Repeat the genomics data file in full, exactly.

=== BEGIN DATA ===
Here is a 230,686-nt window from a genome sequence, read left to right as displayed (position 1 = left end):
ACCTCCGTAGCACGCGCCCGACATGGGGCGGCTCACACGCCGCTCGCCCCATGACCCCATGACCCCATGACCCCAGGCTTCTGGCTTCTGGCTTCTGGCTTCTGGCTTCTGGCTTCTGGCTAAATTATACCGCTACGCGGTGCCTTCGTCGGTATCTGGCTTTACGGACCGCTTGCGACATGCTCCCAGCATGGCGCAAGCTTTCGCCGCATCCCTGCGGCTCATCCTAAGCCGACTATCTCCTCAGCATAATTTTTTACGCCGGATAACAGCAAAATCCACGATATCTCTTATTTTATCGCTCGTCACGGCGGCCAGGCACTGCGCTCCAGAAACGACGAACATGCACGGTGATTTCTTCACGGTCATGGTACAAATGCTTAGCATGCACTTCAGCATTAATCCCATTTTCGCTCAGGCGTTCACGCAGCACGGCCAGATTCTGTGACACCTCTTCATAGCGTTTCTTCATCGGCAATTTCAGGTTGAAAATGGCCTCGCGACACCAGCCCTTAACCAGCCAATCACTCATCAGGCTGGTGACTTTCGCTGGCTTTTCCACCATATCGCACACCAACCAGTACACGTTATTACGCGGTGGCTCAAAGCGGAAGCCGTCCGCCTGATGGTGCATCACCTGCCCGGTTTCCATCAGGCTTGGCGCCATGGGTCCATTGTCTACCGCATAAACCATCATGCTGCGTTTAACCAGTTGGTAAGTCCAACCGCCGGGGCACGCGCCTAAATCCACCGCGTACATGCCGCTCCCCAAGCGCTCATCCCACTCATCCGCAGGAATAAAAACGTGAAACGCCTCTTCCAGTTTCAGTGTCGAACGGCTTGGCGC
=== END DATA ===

Here is a 230,686-nt window from a genome sequence, read left to right as displayed (position 1 = left end):
ACCTCCGTAGCACGCGCCCGACATGGGGCGGCTCACACGCCGCTCGCCCCATGACCCCATGACCCCATGACCCCAGGCTTCTGGCTTCTGGCTTCTGGCTTCTGGCTTCTGGCTTCTGGCTAAATTATACCGCTACGCGGTGCCTTCGTCGGTATCTGGCTTTACGGACCGCTTGCGACATGCTCCCAGCATGGCGCAAGCTTTCGCCGCATCCCTGCGGCTCATCCTAAGCCGACTATCTCCTCAGCATAATTTTTTACGCCGGATAACAGCAAAATCCACGATATCTCTTATTTTATCGCTCGTCACGGCGGCCAGGCACTGCGCTCCAGAAACGACGAACATGCACGGTGATTTCTTCACGGTCATGGTACAAATGCTTAGCATGCACTTCAGCATTAATCCCATTTTCGCTCAGGCGTTCACGCAGCACGGCCAGATTCTGTGACACCTCTTCATAGCGTTTCTTCATCGGCAATTTCAGGTTGAAAATGGCCTCGCGACACCAGCCCTTAACCAGCCAATCACTCATCAGGCTGGTGACTTTCGCTGGCTTTTCCACCATATCGCACACCAACCAGTACACGTTATTACGCGGTGGCTCAAAGCGGAAGCCGTCCGCCTGATGGTGCATCACCTGCCCGGTTTCCATCAGGCTTGGCGCCATGGGTCCATTGTCTACCGCATAAACCATCATGCTGCGTTTAACCAGTTGGTAAGTCCAACCGCCGGGGCACGCGCCTAAATCCACCGCGTACATGCCGCTCCCCAAGCGCTCATCCCACTCATCCGCAGGAATAAAAACGTGAAACGCCTCTTCCAGTTTCAGTGTCGAACGGCTTGGCGC